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CMC fined for death after wrong drug dose

The California Department of Public Health has fined the California Men’s Colony $50,000 nearly two years after a 76-year-old patient at the state prison died after receiving another patient’s dose of methadone.

The fine — called an administrative penalty — is the first of its kind the state has levied against the prison west of San Luis Obispo, according to a news release sent Wednesday by the Public Health Department.

CMC was one of 12 hospitals statewide that were fined Wednesday after state regulators ruled that the hospitals’ failure to comply with licensing requirements caused, or were likely to cause, serious injury or death to patients.

Since new legislation allowed fines to be assessed starting in 2007, the Public Health Department has levied 198 penalties against 124 California hospitals and collected $4.6 million, said Pam Dickfoss, acting deputy director of the department’s Center for Health Care Quality. The money is deposited into an account used to improve patient safety.

The prison’s facility is not a typical hospital. It provides basic medical care to inmates in a 37-bed, acute-care facility that is legally considered a hospital and must follow the same standards as regular hospitals.

Since the man’s death in October 2009, the Men’s Colony has reviewed its nursing policies and procedures regarding the administration of medication, according to a state report.

Prison officials have also initiated “oral medication administration competency training” with its registered nurses, formed a patient safety committee to reduce potential medical and health care errors, and developed the “CMC Patient Safety Plan.”

“This facility has an excellent track record,” said Nancy Kincaid, a spokeswoman for California Correctional Health Care Services.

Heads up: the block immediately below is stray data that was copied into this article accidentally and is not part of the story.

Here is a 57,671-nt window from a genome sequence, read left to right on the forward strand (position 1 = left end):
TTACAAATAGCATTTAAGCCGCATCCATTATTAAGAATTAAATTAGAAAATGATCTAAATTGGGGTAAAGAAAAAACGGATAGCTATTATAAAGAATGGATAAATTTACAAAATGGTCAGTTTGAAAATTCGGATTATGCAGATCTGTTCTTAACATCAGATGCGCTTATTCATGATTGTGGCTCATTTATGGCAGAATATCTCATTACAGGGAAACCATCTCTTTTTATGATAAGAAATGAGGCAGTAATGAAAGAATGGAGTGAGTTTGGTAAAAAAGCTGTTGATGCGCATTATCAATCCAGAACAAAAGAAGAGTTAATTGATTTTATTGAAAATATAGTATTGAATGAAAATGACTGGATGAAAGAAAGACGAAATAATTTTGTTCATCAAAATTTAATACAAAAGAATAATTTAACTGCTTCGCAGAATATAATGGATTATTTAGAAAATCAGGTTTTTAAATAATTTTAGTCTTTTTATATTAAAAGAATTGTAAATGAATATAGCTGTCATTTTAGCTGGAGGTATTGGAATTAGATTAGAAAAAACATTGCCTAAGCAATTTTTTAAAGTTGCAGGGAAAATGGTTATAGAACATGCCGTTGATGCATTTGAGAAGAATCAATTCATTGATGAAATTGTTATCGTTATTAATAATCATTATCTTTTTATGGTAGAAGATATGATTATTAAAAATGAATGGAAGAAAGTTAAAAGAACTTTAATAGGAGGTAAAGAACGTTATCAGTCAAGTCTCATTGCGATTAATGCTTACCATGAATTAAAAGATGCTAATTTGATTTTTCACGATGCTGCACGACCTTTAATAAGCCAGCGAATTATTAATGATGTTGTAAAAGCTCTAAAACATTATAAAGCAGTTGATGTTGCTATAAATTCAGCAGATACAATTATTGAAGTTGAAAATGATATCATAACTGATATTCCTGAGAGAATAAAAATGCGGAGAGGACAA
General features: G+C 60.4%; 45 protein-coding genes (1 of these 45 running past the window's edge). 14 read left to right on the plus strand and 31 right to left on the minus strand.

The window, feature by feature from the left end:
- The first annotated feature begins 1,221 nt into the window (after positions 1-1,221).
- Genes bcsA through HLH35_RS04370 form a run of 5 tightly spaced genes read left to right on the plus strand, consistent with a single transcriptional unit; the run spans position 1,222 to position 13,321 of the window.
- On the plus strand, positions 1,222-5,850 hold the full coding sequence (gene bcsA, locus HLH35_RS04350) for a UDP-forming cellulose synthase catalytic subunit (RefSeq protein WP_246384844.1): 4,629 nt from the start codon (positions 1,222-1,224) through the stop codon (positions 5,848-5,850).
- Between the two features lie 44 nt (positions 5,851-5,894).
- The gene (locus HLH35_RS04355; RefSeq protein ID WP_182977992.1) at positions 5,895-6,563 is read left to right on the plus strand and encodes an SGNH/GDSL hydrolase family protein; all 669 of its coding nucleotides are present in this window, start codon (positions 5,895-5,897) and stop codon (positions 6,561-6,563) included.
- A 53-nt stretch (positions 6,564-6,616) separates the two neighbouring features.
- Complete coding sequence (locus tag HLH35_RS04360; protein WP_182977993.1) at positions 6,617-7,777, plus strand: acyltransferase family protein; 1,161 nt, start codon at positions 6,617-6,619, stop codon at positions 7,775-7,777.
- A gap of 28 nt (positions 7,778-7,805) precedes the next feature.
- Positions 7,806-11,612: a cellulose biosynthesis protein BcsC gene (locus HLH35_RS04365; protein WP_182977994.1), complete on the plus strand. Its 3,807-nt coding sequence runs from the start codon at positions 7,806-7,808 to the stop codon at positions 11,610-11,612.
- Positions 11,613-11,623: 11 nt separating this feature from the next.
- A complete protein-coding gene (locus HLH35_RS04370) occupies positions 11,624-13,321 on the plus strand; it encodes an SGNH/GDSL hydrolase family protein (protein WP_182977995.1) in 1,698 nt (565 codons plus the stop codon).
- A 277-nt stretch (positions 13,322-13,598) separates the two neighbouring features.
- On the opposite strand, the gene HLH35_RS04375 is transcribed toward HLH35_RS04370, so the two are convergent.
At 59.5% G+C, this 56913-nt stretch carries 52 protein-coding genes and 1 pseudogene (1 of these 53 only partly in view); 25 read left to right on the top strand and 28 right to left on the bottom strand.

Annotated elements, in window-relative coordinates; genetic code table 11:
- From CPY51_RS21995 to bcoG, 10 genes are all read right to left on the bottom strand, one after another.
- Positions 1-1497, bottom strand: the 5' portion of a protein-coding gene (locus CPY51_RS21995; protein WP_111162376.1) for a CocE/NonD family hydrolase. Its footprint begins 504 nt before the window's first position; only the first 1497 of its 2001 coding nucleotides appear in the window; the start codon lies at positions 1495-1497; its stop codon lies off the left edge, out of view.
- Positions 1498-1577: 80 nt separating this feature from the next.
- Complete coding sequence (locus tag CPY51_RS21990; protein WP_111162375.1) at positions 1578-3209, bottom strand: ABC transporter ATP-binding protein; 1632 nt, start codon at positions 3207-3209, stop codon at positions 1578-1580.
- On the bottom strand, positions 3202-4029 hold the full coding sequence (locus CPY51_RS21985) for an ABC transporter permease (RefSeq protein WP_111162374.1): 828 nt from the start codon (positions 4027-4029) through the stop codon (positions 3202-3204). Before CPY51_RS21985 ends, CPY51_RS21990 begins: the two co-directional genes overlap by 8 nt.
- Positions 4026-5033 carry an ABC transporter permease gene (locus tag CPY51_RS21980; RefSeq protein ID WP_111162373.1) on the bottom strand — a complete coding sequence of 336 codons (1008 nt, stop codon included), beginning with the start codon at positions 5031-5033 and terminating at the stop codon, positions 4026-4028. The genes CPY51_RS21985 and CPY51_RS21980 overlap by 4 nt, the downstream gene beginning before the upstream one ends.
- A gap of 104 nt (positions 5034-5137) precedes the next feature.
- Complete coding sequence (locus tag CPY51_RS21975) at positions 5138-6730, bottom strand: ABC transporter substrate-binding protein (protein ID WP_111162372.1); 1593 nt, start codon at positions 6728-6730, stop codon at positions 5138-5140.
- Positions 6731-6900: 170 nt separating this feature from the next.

“This was literally one of those tragic medication errors that you look at and think, ‘My God, how do you make sure this never happens again?’ ” she said. “And that’s what the plan of correction is about ... making sure everyone is trained again, not just the person involved in the error.”

The registered nurse who state officials say failed to give the correct patient his medication has not provided patient care since Oct. 20, 2009, and continues to be reassigned to a non-patient care position, according to the state report.

His name was not disclosed pending any personnel action that has yet to conclude, Kincaid said. The state report showed that he passed CMC’s basic medication test on Oct. 16, 2006, as well as three other assessments in July 2007, September 2007 and June 2008.

Once CMC receives official notification of the fine, officials there have 10 days to appeal it by requesting a hearing. CMC has not yet received notification of the fine and so has not determined whether it would appeal, Kincaid said.

The report has redacted the exact date the man died, but it provides further details about the incident.

The 76-year-old was a patient in a bed next to another man who was to receive a regular 40-milligram dose of methadone about 8 p.m. — but complained to staff that he did not receive it.

The 76-year-old man was stable that evening, but about 5:20 a.m. the following day, he was found unresponsive with his mouth open and cold to the touch, according to the state report.

CPR was done for about 20 minutes but was not successful, according to the report, and he was pronounced dead by the prison’s medical officer of the day at 5:50 a.m.

A CMC staff member told a San Luis Obispo County Sheriff’s Department senior deputy coroner there was a chance the man had received a dose of methadone intended for another patient in the same room.

A urine test and subsequent toxicology report tested positive for methadone, a pain-relieving drug, according to the Public Health Department report.

The senior deputy coroner determined the cause of death was an accidental methadone overdose, with other conditions contributing to it, including diabetes, heart disease, chronic kidney disease and dilated cardiomyopathy — a condition in which the heart becomes weakened and enlarged and cannot pump blood efficiently.

The senior deputy coroner told state officials in January 2010 that a 40-milligram dose to what the report described as a nontolerant user “would not be within safety recommendations.”

The coroner’s report also states there was no indication that the intended patient gave his dose to the 76-year-old patient.

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